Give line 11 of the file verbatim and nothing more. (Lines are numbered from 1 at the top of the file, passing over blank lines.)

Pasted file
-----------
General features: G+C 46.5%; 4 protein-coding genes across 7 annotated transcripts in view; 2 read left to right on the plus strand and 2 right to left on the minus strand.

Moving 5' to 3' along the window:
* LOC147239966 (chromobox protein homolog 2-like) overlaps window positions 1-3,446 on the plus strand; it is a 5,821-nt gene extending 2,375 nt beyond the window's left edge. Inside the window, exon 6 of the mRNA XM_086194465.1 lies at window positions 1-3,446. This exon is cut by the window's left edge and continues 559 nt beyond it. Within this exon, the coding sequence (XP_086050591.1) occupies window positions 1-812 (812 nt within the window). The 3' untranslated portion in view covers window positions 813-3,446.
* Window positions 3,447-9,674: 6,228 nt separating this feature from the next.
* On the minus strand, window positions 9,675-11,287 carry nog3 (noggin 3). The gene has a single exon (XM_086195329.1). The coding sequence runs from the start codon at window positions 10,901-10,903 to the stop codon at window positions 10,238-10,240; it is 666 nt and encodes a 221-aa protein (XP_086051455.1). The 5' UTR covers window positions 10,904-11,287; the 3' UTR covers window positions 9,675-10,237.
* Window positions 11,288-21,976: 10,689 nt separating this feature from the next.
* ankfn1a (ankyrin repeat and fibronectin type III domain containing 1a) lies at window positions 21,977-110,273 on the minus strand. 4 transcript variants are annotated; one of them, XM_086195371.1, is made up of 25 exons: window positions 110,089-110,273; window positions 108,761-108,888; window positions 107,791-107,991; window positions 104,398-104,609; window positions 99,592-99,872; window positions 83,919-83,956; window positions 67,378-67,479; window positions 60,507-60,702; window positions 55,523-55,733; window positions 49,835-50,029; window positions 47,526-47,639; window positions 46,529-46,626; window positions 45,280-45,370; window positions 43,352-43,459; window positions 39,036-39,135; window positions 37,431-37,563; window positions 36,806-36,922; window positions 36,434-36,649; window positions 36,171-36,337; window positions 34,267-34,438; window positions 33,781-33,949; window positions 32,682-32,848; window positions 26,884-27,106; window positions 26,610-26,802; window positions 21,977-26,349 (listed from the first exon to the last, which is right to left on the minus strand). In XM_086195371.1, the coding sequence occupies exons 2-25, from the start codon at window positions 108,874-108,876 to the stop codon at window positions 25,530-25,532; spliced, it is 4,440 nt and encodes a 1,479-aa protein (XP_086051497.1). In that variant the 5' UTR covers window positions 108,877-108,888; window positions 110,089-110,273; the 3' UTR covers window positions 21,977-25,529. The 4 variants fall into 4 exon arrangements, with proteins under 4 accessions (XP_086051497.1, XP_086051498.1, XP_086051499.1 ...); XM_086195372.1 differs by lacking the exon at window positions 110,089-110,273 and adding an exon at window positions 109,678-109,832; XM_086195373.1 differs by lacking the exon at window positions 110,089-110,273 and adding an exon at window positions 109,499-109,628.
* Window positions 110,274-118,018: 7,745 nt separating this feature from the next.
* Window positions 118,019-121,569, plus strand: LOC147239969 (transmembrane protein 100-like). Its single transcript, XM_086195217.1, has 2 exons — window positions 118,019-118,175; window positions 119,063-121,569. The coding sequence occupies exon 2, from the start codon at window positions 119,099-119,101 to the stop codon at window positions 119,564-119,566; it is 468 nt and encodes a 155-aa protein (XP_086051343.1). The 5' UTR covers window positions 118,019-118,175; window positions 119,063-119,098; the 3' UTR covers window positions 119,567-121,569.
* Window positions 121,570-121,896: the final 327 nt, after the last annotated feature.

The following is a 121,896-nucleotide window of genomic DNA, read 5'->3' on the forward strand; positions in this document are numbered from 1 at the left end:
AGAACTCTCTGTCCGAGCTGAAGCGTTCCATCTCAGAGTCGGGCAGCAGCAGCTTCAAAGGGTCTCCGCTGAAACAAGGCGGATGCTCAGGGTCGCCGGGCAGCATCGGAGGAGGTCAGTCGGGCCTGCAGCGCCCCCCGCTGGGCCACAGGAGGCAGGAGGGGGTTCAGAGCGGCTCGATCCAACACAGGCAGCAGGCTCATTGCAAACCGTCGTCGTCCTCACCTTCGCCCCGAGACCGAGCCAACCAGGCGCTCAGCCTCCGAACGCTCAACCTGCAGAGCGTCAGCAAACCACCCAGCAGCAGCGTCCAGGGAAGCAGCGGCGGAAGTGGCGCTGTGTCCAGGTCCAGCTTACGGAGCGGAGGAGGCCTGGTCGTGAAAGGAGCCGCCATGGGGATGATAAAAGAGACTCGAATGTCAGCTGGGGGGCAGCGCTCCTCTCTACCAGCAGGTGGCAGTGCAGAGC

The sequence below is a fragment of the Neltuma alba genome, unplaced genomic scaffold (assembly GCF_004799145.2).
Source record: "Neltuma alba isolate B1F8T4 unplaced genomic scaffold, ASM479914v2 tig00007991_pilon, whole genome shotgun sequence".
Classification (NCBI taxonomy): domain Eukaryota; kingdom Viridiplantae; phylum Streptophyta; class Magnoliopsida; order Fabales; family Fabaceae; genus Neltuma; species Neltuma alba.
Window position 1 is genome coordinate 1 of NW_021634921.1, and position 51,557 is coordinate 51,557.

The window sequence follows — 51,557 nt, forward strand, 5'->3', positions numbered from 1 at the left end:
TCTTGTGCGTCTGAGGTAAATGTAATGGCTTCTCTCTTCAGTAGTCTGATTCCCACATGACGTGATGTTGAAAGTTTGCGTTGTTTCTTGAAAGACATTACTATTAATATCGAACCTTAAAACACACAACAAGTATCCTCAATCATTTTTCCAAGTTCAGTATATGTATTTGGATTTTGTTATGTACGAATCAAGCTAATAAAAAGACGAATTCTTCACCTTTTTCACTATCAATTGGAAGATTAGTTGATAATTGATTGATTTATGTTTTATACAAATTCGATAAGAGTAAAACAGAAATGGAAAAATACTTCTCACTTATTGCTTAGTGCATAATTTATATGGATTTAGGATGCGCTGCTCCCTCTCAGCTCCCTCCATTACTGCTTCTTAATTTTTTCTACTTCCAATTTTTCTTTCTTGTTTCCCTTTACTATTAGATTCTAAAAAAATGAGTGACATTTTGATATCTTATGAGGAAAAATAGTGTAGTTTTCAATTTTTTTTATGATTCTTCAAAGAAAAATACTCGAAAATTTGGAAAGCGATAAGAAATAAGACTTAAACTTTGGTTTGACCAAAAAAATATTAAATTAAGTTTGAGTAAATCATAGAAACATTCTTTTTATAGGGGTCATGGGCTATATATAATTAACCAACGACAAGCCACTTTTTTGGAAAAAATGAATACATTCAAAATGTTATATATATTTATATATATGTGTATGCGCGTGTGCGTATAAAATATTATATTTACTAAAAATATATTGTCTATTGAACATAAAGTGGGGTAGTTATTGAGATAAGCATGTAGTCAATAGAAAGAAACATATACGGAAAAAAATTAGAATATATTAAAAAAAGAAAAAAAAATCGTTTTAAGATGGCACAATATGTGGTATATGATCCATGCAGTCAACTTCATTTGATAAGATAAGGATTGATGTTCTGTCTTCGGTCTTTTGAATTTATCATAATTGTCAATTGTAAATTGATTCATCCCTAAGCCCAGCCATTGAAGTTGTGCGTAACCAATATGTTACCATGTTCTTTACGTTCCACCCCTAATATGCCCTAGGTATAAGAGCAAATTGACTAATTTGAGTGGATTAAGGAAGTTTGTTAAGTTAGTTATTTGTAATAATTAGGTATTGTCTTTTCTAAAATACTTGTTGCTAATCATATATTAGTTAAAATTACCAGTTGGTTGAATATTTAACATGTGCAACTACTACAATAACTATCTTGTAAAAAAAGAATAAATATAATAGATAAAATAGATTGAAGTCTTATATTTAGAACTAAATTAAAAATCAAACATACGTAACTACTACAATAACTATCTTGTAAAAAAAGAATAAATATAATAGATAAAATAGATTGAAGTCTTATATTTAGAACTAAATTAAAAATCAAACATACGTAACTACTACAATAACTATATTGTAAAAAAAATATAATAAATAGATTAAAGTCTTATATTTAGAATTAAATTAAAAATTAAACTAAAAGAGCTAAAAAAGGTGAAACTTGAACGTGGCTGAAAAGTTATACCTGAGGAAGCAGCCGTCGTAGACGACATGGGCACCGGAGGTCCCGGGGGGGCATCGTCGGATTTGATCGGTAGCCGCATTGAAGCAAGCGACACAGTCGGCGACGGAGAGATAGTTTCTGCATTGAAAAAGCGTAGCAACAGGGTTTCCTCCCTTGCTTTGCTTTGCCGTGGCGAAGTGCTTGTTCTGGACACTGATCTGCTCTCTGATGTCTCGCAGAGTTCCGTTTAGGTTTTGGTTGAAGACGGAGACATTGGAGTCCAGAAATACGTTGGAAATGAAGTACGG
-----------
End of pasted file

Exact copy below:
The following is a 121,896-nucleotide window of genomic DNA, read 5'->3' on the forward strand; positions in this document are numbered from 1 at the left end: